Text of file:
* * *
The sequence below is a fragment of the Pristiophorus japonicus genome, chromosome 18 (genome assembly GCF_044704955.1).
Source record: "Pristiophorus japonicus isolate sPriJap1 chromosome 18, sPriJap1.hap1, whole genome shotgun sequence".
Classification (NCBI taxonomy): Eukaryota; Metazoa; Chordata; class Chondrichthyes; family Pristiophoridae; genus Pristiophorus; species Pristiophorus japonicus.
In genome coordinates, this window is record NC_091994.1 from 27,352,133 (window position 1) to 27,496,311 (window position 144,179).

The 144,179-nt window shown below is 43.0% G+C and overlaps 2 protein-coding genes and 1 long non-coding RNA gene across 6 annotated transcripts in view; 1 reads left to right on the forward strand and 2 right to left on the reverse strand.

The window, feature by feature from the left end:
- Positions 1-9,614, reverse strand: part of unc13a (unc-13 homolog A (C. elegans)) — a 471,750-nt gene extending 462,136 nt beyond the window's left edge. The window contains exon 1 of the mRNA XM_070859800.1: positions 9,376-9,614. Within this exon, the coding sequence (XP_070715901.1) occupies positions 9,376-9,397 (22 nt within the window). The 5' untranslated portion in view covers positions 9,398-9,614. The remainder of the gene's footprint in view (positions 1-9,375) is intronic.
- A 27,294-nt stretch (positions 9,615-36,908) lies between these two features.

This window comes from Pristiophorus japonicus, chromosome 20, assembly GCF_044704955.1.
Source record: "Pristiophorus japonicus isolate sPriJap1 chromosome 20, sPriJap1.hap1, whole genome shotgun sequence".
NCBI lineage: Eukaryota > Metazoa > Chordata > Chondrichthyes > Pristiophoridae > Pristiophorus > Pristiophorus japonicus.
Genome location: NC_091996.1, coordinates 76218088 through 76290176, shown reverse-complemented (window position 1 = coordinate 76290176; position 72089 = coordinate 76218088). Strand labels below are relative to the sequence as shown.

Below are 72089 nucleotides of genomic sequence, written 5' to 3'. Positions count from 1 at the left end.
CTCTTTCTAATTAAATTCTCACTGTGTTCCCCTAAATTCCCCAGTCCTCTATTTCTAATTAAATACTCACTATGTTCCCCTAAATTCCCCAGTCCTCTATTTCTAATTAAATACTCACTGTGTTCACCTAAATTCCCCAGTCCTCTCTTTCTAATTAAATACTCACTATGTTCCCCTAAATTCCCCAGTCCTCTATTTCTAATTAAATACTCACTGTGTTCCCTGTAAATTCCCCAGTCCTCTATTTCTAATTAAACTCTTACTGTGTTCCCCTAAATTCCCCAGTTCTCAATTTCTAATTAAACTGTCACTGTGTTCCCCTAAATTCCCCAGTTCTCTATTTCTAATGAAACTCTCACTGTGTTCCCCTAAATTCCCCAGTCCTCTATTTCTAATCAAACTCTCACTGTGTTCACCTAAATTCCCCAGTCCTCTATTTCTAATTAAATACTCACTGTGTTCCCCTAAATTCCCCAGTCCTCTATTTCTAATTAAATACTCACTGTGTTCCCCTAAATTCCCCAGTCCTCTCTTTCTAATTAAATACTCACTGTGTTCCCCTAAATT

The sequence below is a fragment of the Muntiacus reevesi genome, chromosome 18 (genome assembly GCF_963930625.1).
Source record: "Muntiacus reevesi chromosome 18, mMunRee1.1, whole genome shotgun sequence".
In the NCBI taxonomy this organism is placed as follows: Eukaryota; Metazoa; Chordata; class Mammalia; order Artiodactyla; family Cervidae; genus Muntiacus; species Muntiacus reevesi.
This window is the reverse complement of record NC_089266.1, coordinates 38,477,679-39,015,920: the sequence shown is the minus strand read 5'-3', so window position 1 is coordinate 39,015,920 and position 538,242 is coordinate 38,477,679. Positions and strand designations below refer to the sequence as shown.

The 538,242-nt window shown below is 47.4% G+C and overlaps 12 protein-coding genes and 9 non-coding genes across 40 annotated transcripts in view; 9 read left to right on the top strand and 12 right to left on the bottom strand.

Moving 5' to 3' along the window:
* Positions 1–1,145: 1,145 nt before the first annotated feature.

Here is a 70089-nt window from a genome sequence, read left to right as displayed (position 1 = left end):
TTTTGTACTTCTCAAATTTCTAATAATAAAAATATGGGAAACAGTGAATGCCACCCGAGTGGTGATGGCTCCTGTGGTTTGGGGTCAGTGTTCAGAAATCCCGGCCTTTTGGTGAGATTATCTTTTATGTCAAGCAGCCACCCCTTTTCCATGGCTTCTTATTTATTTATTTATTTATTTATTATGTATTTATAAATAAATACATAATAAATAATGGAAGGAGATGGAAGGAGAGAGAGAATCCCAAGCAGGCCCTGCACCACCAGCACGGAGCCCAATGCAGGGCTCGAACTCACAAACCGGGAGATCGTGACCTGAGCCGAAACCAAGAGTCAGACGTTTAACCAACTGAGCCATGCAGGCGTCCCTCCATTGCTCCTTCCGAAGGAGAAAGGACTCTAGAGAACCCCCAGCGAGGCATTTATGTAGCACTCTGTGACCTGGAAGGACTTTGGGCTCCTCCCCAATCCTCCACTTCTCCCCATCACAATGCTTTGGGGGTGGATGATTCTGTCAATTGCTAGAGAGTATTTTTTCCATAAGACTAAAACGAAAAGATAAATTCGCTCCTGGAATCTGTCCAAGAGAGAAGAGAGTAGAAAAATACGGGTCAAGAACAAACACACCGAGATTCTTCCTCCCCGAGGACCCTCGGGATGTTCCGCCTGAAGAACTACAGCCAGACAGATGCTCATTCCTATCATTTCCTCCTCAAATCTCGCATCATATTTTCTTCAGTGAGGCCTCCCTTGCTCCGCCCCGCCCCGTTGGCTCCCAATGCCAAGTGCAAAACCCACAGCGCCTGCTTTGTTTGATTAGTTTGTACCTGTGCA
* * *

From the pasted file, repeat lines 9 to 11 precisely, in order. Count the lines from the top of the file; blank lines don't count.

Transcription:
This window comes from Pristiophorus japonicus, chromosome 20, assembly GCF_044704955.1.
Source record: "Pristiophorus japonicus isolate sPriJap1 chromosome 20, sPriJap1.hap1, whole genome shotgun sequence".
NCBI lineage: Eukaryota > Metazoa > Chordata > Chondrichthyes > Pristiophoridae > Pristiophorus > Pristiophorus japonicus.